Academy (English school): Wikis


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Mossbourne Community Academy, the successor to Hackney Downs School. (October 2005)

An academy in the education system in England is a school that is directly funded by central government (the Department for Children, Schools and Families) and is independent of local government control. An academy may receive additional support from personal or corporate sponsors, either financially or in kind. They must meet the National Curriculum core subject requirements and are subject to inspection by Ofsted. Academies are self-governing and most are constituted as registered charities or operated by other educational charities. Most are secondary schools but some cater for children from nursery age upwards.

All academies have a curriculum specialism within the English Specialist Schools Programme (SSP).[1]

The former Labour prime minister, Tony Blair, established academies in 2000. The introduction of academy schools was not without opposition, notably from trades unions and many within the Labour Party, such as former party leader Lord Kinnock.[2][3]


What is an academy?

An academy in the education system in England is a type of secondary school which is independent of Local Education Authority control but is publicly funded, with some private sponsorship. It is roughly equivalent to the American charter school.[4] This type of school was initiated in 2000 and known as a city academy for the first few years, but the term was changed to "academy" by an amendment in the Education Act 2002.[5]

City academies were legally created by the Learning and Skills Act 2000,[6] which amended the section of the Education Act 1996 relating to City Technology Colleges.[7] They were first announced in a speech by David Blunkett, then Secretary of State for Education and Skills, in 2000.[8] The chief architect of the policy was Andrew Adonis (now Lord Adonis, Secretary of State at the Department for Transport) in his capacity as education advisor to the Prime Minister in the late 1990s.[9]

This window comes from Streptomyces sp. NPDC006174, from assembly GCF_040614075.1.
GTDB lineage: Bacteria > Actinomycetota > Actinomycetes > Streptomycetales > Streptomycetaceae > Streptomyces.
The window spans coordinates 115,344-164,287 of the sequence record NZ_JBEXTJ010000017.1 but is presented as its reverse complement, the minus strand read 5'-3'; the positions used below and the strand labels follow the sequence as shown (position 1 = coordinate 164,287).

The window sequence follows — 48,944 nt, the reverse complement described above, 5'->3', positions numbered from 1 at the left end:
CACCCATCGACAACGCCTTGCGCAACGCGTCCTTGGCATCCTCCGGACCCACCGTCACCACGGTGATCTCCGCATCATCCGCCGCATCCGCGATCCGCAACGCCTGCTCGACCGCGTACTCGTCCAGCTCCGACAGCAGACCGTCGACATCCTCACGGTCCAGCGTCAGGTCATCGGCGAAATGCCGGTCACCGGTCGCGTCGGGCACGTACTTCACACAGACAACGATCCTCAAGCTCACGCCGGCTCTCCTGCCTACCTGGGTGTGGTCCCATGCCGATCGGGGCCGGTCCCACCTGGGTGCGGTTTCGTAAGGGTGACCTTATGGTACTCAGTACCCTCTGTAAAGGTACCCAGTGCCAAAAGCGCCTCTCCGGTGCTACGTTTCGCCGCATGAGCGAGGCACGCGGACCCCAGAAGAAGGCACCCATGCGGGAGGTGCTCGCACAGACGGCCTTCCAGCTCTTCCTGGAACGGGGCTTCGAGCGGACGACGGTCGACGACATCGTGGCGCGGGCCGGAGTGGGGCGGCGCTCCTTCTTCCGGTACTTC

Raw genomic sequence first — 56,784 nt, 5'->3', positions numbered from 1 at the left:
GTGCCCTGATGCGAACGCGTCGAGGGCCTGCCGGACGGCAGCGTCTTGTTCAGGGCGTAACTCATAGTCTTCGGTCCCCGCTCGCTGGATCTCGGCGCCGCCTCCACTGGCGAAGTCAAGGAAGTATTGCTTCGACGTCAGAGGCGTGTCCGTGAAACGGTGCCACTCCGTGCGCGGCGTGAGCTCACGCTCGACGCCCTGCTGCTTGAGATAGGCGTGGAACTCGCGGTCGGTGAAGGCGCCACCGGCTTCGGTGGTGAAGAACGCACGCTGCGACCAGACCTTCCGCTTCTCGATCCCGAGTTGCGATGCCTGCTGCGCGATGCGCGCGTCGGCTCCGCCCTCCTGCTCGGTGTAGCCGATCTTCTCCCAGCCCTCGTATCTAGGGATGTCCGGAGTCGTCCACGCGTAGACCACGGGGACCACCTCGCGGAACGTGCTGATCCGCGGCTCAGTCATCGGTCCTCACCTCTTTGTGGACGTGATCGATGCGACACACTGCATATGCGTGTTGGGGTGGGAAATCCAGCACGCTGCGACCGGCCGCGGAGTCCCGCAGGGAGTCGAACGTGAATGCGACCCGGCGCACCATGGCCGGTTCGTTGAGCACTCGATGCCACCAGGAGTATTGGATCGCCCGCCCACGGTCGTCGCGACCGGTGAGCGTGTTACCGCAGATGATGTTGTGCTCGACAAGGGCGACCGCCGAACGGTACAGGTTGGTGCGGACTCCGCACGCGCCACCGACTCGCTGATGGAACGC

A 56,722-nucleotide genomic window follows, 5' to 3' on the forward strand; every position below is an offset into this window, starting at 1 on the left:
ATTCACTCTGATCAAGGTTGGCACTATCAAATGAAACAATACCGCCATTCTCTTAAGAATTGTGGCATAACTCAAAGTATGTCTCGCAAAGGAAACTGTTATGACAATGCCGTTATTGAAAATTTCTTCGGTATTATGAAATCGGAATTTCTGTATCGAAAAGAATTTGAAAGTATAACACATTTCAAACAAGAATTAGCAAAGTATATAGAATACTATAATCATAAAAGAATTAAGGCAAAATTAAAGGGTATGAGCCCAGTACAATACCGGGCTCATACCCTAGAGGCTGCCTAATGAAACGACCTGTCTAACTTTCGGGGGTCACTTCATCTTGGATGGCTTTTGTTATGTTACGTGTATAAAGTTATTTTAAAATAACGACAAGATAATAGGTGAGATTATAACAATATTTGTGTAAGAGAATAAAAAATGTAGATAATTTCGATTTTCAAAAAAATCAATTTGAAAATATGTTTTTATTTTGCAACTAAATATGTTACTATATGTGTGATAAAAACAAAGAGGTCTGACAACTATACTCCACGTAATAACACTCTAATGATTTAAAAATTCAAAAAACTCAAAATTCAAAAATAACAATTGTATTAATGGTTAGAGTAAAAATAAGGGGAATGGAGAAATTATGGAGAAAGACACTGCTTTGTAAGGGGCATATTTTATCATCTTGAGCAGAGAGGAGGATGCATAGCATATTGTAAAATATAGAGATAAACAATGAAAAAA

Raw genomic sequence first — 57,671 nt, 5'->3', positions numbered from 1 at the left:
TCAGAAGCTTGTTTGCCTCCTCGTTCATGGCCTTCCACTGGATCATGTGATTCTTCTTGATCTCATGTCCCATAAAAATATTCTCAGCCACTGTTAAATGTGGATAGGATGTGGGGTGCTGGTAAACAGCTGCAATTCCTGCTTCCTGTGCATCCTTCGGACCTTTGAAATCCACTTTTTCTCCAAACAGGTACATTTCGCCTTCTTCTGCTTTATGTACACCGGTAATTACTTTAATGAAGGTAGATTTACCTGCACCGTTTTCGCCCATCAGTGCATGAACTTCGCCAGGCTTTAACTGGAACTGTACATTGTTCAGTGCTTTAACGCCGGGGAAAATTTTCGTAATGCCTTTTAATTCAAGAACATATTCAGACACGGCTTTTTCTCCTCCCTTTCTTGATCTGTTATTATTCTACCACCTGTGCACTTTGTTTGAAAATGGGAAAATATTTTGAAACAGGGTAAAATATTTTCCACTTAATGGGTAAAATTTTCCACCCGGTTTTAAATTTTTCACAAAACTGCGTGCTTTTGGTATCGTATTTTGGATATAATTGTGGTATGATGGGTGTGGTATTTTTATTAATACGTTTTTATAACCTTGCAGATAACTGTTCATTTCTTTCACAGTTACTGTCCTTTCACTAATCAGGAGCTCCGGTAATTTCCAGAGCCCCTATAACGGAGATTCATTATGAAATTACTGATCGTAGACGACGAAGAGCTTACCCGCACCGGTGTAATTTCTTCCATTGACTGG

Academies are intended to address the problem of entrenched failure within English schools with low academic achievement,[10] or schools situated in communities with little or no academic aspirations. Often these schools have been placed in "special measures", a term denoting a school that is "failing or likely to fail to give its pupils an acceptable standard of education".[11]

In the Department for Education and Skills' Five Year Strategy (published in 2004), the Government committed to having 200 academies open or in development by 2010.[12]

Features of an academy

Academies are established in a way that is intended to be "creative" and "innovative" in order to give them the freedoms considered necessary to deal with the long-term issues they are intended to solve. Each academy has a private sponsor who can be an individual (such as Sir David Garrard, who sponsors Business Academy Bexley) or an organisation (such as the United Learning Trust or Amey plc). These sponsors are intended to bring "qualities of success" to academies, again to help them change the long-term trend of failure in the schools they replace (known as predecessor schools).

In return for an investment of 10% of the academy's capital costs (or £2m, whichever is lower), the sponsor is able to influence the process of establishing the school, including its curriculum, ethos, specialism and building (if a new one is being built). The DCSF has recently become more flexible about the requirement for this financial investment in a move to encourage successful existing schools and charities to become sponsors. The sponsor also has the power to appoint governors to the academy's governing body. Academies typically replace one or more existing schools, although some are newly established. The remainder of the capital and running costs are met by the state in the usual way for UK state schools - through grants funded by the local authority.

Academies are expected to follow a broad and balanced curriculum, but with a particular focus on one or more areas. Current specialisms include: science; arts; business and enterprise; computing; engineering; maths and computing; modern foreign languages; performing arts; sport; and technology.[13] Academies can select up to 10% of pupils by aptitude for the school's specialism in a way similar to specialist schools. Although academies are required to follow the national curriculum in the core subjects of maths, English and science,[14] they are otherwise free to innovate, although they still participate in the same Key Stage 3 and GCSE exams as other English schools (which effectively means they teach a curriculum very similar to maintained schools, with small variations).

In terms of their governance, academies are established as companies limited by guarantee with a governing body that acts as a Trust. The governors also act as the Trust's Board of Directors (they are legally, but not financially, accountable for the operation of the academy). The Trust serves as the legal entity which the school is part of, and the governing body oversees the running of the school (although the day to day management of the school is, as in most schools, conducted by the principal and their senior management team, who are appointed by the sponsor).